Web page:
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What is comparative negligence, and how does it work in New York?

Motor vehicle accidents can be complex, and it isn’t always easy to determine who is liable for a crash. In some cases, liability may be easily attributable to the actions of only one party. In other cases, liability may be distributed among multiple parties, including the individual who initiates a personal injury lawsuit.

An important issue in any motor vehicle accident case is to identify the parties responsible for causing harm. This includes not only the drivers and other individuals directly involved in the accident, but also third parties who may have acted negligently and thus contributed to the causing the accident. When multiple parties are found to be at fault, it is important to accurately determine—as far as possible—to proportional contribution of each parties. This is the principle of comparative negligence.

Different states have different approaches to comparative negligence. Some states only allow a plaintiff to only recover damages up until a certain threshold of liability—some states say 50 percent is the cutoff, while others say 51 percent. New York is among a group of states which utilize a pure comparative fault approach, which does not involve any liability threshold.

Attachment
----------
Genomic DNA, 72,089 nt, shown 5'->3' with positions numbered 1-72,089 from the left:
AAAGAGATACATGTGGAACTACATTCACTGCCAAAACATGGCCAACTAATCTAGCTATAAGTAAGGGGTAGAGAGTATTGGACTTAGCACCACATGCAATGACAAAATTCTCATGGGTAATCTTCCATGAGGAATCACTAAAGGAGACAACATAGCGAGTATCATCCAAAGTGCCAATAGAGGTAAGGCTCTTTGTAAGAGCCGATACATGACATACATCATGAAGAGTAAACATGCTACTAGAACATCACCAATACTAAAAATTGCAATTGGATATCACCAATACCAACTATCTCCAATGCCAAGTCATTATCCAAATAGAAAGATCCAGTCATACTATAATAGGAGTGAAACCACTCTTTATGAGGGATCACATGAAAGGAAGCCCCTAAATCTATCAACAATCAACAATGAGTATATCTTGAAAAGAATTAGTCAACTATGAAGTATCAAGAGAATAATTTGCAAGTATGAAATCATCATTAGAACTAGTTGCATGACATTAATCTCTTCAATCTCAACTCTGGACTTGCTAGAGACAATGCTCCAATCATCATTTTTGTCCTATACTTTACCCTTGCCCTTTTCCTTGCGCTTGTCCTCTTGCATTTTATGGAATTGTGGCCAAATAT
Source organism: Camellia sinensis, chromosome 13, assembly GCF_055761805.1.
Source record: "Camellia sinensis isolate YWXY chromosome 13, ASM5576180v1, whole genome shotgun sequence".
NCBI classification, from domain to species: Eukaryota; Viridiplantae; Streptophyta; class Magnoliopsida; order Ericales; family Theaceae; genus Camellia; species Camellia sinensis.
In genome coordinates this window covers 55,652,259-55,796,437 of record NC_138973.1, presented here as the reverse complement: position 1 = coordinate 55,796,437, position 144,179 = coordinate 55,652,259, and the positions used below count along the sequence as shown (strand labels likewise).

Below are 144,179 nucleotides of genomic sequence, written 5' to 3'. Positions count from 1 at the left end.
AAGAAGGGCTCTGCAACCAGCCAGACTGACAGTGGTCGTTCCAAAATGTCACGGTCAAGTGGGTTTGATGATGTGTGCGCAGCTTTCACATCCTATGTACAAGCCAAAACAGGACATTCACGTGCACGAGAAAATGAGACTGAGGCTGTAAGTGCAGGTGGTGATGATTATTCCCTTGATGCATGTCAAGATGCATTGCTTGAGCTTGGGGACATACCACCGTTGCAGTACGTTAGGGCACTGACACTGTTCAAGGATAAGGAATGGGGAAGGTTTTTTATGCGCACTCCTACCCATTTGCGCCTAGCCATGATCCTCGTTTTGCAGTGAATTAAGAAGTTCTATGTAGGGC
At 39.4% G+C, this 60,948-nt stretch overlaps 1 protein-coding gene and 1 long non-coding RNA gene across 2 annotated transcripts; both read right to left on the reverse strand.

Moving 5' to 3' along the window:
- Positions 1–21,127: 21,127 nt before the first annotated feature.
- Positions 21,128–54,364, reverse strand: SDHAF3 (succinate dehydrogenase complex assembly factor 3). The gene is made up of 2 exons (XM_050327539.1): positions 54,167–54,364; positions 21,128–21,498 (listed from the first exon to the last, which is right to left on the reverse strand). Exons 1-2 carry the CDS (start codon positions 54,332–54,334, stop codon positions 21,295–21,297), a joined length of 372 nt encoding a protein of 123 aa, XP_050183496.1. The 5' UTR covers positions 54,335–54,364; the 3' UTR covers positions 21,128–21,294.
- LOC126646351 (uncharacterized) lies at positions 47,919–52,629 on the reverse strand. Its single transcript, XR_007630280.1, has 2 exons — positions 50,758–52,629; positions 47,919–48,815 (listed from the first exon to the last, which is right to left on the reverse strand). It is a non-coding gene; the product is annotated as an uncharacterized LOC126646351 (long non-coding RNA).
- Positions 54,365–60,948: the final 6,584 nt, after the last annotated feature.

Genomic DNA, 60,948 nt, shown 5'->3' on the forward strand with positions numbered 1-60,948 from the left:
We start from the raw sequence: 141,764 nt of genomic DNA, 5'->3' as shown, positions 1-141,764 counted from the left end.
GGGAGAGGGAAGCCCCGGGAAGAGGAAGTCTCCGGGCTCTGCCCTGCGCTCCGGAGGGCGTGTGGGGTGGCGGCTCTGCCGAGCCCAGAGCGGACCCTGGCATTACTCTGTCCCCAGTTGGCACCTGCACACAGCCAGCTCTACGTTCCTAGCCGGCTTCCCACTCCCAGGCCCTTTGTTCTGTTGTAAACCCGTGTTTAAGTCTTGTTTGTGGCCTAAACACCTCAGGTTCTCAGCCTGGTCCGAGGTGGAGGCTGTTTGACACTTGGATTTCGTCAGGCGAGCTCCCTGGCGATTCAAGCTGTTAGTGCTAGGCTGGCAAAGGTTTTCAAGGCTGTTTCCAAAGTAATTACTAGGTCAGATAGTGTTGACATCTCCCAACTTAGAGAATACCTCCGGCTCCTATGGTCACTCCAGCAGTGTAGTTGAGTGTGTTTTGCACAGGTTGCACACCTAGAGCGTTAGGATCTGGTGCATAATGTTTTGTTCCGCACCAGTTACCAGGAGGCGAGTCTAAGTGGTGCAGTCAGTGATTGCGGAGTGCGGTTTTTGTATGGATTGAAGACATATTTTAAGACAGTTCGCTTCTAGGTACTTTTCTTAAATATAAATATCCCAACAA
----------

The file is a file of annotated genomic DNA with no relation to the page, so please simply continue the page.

Under New York’s approach, a plaintiff is able to recover damages for liability not attributable to the plaintiff, even if the plaintiff is found to be mostly responsible for his or her own injuries. With this approach, there is an increased focus for defendants on minimizing their own liability and maximizing the plaintiff’s liability, since even small proportions of damages may be recovered.

Working with an experienced attorney, of course, is important to ensure not only that liability is properly accounted for and apportioned, but also so that damages are accurately calculated. This is especially important for those who significantly contributed to their own injuries.


N.Y. C.P.L.R. § 1411

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